"We are able to leverage Advantec's large number of participating companies to offer benefits packages that are not customarily available in the hospitality industry," says Cusic Daniels, corporate director of sales and marketing for Charter One. "And they actively continue to negotiate contracts and look for enhanced benefits for us, which for a medium- or small-sized company makes it fantastic to have someone out there who is looking at reducing costs all the time."

Regularly review your current plans

If employee benefits are handled internally, companies should regularly examine their health insurance plans and make sure their current provider is offering the best deal. If not, look elsewhere. "Employers need to shop their plans frequently," says Marc Lazarus, president and CEO of R&L Healthcare Advisors, a Sarasota firm that works with hospitals, health systems and physician practices. "My own company switched plans this year because [our provider] jacked its rates."

Consult an expert

A consultant can also help businesses find health insurance options that best benefit both their bottom line and their employees. "We understand the factors that go in to building a rate," says Richard D. Klima, senior vice president at Aon Consulting in Baltimore, Md., which works with companies around the country on insurance, risk management and human capital issues. "And we're able to tear it apart, help clients understand what's happening, and have an impact in reducing costs."

Empower your employees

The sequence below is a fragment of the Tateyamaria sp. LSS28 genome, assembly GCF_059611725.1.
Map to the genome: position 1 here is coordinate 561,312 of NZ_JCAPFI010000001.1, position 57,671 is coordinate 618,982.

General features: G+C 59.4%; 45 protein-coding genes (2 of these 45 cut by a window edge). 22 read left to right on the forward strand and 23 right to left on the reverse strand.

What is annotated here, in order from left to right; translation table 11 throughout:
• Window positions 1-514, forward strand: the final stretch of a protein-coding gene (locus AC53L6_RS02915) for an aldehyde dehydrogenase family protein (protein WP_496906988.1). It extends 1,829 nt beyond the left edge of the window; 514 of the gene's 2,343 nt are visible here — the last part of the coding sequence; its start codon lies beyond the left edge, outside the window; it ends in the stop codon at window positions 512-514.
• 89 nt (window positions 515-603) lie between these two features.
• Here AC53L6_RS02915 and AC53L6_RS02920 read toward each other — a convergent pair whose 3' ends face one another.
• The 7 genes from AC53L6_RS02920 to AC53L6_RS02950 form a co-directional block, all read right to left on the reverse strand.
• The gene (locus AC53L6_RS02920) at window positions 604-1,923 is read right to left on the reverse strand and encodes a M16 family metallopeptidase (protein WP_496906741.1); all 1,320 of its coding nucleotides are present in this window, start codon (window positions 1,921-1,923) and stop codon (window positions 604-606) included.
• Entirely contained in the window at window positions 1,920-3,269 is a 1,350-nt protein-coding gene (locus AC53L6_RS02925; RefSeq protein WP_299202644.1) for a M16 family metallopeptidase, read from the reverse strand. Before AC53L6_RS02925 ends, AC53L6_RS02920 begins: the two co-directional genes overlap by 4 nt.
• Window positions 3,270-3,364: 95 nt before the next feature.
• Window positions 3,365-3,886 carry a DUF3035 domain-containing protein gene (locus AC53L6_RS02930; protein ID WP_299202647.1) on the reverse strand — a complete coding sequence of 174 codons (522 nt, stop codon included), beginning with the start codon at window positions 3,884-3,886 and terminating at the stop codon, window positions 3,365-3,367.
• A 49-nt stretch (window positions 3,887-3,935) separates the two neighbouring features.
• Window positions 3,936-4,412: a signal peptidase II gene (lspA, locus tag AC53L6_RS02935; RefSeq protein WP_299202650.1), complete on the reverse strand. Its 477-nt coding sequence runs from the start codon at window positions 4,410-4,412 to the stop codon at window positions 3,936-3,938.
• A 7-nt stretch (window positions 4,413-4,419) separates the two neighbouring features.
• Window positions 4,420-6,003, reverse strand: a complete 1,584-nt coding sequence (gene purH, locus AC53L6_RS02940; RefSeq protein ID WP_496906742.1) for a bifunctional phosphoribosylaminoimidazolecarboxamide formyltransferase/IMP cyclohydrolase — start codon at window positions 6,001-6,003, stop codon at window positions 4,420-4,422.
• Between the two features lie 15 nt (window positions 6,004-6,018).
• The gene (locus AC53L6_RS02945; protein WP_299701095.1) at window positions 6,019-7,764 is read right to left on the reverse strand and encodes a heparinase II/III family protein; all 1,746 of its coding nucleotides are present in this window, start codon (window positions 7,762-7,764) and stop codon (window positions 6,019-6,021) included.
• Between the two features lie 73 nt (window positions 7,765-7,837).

Employers are increasingly encouraging their employees to take a more active role in their own health and welfare. "It's stemming from the realization that the actual health status of the employees is the ultimate determinant in what the costs are," says Klima.

According to the Wellness Councils of America, more than 81 percent of American businesses with 50 or more employees currently have some form of workplace wellness programs, such as classes and workshops, discounts on gym memberships, health screenings and incentive programs.

As part of Sarasota County Government's Living Well Program, established a decade ago, employees can qualify for incentives by completing health risk assessments and attending classes and workshops on everything from using a pedometer to smoking cessation.

"We have seen a tremendous increase in participation over the years," says Angela Deem, RN, wellness development advisor for the county. "Looking at our [insurance] rates, the increases are below the national average, and we like to attribute that to the aggressiveness of our wellness program."